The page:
Those working in the medical travel industry can attest that heavy workloads, long hours, and high anxiety are too often part of the deal. Even though you may have accepted the realities of a stressful job long ago, it's important to remember that work-related anxiety can cause depression, weight gain, substance abuse, and sleep disorders, among other problems. Since stress can take a toll on all aspects of your health, maybe in ways you don't even notice, it's fundamental to recognize its presence and develop a plan of attack. We're here to help with this list of tips for you to consider as you plan for your next travel assignment.
establish a routine
You probably follow a routine every morning when you get ready for work, so set up another routine for times when the stress meter rises. Make a point to find a peaceful space in your workplace, such as a serenity room or an outdoor water fountain, and visit when you need a break. A few minutes away from the source of your stress can be reviving, as can be the walk you take to get there. Your routine should also include some reflective time at home after your shift is over. Consider a meditation session with a smartphone app like Calm, some healthy snacks, a bath, or relaxing music, like this song that was created by neuroscientists to reduce anxiety.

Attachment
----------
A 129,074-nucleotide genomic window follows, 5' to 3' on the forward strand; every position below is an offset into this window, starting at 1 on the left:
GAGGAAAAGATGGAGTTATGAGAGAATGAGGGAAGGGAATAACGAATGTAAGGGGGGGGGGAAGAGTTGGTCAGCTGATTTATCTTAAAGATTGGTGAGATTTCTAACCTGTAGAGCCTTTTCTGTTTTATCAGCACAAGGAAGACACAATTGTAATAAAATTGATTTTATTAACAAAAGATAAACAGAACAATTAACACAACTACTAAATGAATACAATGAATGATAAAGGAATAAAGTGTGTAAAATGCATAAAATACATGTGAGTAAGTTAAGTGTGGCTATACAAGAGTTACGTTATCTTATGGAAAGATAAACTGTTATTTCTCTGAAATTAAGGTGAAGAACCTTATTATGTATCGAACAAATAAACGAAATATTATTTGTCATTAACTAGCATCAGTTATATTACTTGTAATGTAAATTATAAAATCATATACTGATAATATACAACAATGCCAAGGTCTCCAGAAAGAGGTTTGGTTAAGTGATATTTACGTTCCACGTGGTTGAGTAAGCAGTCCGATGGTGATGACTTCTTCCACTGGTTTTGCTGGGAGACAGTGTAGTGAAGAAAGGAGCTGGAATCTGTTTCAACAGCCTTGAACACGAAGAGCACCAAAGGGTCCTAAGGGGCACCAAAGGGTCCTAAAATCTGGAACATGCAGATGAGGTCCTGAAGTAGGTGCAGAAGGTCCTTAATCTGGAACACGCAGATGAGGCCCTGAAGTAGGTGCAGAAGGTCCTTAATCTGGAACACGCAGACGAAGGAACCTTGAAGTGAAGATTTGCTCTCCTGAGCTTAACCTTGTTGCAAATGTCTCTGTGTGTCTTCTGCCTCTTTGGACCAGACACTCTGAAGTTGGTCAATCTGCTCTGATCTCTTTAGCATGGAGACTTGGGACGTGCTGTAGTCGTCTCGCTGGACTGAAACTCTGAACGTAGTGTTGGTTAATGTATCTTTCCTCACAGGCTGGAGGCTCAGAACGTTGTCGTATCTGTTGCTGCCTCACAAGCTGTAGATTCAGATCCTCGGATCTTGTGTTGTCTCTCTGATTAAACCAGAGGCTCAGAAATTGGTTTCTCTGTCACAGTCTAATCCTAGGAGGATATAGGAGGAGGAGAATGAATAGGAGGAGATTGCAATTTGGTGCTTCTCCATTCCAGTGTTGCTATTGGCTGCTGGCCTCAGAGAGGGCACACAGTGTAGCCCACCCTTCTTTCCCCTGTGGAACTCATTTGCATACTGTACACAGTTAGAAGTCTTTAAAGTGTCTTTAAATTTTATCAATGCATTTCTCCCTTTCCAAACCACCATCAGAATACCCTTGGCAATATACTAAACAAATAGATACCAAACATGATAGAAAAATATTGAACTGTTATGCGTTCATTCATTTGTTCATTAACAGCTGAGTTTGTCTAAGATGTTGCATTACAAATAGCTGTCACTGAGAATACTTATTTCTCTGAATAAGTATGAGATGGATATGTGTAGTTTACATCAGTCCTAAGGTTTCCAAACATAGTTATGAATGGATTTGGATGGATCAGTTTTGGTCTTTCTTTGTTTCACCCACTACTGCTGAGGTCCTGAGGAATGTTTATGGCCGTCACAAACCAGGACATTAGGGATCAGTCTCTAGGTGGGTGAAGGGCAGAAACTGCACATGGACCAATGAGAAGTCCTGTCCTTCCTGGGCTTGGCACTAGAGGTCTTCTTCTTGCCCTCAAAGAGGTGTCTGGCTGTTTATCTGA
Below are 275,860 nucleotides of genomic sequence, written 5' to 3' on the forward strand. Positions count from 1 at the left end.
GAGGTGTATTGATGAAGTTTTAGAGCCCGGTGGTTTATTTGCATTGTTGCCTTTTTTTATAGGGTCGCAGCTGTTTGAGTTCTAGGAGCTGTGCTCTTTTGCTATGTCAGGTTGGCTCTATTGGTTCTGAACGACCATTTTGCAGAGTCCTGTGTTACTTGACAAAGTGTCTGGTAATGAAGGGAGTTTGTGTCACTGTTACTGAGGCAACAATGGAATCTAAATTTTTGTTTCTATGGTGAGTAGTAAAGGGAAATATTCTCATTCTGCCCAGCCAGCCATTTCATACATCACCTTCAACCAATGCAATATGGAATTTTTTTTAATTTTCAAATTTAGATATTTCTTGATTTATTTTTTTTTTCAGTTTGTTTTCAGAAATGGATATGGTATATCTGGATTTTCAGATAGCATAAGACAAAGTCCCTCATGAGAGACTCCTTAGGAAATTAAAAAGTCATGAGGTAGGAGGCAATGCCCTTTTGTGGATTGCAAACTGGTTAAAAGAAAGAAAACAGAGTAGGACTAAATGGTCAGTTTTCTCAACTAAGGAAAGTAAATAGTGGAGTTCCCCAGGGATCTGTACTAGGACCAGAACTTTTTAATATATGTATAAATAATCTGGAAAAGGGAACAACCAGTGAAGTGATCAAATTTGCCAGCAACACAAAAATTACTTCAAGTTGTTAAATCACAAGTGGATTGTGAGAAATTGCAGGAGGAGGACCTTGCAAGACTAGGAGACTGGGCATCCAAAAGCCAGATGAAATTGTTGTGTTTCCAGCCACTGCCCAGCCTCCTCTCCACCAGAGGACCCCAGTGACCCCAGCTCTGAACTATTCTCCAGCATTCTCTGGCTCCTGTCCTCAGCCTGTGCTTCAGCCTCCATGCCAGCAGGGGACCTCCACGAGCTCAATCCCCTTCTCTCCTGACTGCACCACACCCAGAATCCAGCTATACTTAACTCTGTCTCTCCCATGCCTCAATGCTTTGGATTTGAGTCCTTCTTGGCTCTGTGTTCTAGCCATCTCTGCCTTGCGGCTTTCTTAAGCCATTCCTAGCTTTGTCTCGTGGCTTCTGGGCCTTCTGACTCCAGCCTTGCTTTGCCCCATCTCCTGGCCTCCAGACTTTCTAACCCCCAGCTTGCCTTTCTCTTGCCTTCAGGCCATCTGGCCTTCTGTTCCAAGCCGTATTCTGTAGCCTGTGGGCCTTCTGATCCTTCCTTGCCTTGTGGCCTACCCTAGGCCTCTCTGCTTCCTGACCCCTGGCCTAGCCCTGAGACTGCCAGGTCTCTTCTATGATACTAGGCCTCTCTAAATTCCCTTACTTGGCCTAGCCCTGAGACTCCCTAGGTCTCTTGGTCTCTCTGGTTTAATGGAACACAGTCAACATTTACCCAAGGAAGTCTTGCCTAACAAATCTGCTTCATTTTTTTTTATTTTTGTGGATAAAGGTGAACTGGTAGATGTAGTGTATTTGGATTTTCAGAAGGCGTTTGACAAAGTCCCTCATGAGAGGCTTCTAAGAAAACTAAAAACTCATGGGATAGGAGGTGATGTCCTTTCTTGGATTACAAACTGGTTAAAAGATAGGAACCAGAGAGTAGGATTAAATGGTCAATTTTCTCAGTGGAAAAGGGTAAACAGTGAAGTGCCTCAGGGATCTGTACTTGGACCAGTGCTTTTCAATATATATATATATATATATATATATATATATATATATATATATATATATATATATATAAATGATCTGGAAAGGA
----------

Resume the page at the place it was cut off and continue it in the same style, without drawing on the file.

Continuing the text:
stay on track
If you're a hard worker and passionate about your job, you may be making stress worse by taking on extra shifts and never saying "no" when coworkers ask you to fill in. People may like your friendliness, but you're just adding more to your already stressful life. Keep on track by turning down those extra shifts and instead use your free time to unwind, visit friends, and just enjoy life in your new locale. Once you get the hang of saying no and keeping your focus on what's most important, you'll find that stress is easier to manage too.
Even though your job may be tiring, it's important to round out your life with social activities and exercise. Many healthcare facilities offer yoga, aerobics, pilates, or have workout rooms filled with weight machines and treadmills. There's probably no better way to relieve stress than with a good workout, and you might meet some new friends in exercise classes that can show you around town or invite you to join them on hikes and other events. When you have a rich personal life, the stressful things that happen at work are more easily put into perspective.
As a medical professional, you may be exposed to trauma that's difficult to shake and can accumulate into depression or a sense of meaninglessness over time. This is especially true for professionals working in high-stakes environments like emergency rooms, intensive care units, or NICUs. Take care of yourself by seeing a professional therapist or counselor when you are feeling especially tender or vulnerable. A mental health specialist can help you work through uncomfortable feelings and provide you with coping techniques that you may never have thought of on your own.
Travel assignments are as stressful (or more) as any other job you might take, but fortunately there are opportunities to take breaks between each stint. When you use the downtime to recover and recoup, you'll be even more ready to take on the next challenge. Read through our Healthcare Travel Guide for more information about the advantages of travel work. When you're ready to apply, search our jobs page for positions that suit your skills and experience. When you have a plan to minimize stress, life at work is easier and more rewarding.